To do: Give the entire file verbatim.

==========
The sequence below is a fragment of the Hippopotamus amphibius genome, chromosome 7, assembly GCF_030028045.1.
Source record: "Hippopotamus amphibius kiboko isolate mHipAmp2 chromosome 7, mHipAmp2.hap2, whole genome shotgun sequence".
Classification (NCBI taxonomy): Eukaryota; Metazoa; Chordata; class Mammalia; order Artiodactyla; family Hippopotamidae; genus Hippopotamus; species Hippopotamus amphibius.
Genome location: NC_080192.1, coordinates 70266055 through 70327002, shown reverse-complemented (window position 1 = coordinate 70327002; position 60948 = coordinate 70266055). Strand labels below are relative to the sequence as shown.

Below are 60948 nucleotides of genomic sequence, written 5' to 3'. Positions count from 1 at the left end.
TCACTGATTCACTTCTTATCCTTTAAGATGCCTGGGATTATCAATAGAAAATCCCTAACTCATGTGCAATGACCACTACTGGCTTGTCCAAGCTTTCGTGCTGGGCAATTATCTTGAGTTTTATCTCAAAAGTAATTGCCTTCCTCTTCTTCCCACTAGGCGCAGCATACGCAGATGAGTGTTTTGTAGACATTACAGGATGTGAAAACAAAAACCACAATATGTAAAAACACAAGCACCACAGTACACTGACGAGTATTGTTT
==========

The sequence below is a fragment of the Hippopotamus amphibius genome, chromosome 7, assembly GCF_030028045.1.
Source record: "Hippopotamus amphibius kiboko isolate mHipAmp2 chromosome 7, mHipAmp2.hap2, whole genome shotgun sequence".
Classification (NCBI taxonomy): Eukaryota; Metazoa; Chordata; class Mammalia; order Artiodactyla; family Hippopotamidae; genus Hippopotamus; species Hippopotamus amphibius.
Genome location: NC_080192.1, coordinates 70266055 through 70327002, shown reverse-complemented (window position 1 = coordinate 70327002; position 60948 = coordinate 70266055). Strand labels below are relative to the sequence as shown.

Below are 60948 nucleotides of genomic sequence, written 5' to 3'. Positions count from 1 at the left end.
TCACTGATTCACTTCTTATCCTTTAAGATGCCTGGGATTATCAATAGAAAATCCCTAACTCATGTGCAATGACCACTACTGGCTTGTCCAAGCTTTCGTGCTGGGCAATTATCTTGAGTTTTATCTCAAAAGTAATTGCCTTCCTCTTCTTCCCACTAGGCGCAGCATACGCAGATGAGTGTTTTGTAGACATTACAGGATGTGAAAACAAAAACCACAATATGTAAAAACACAAGCACCACAGTACACTGACGAGTATTGTTT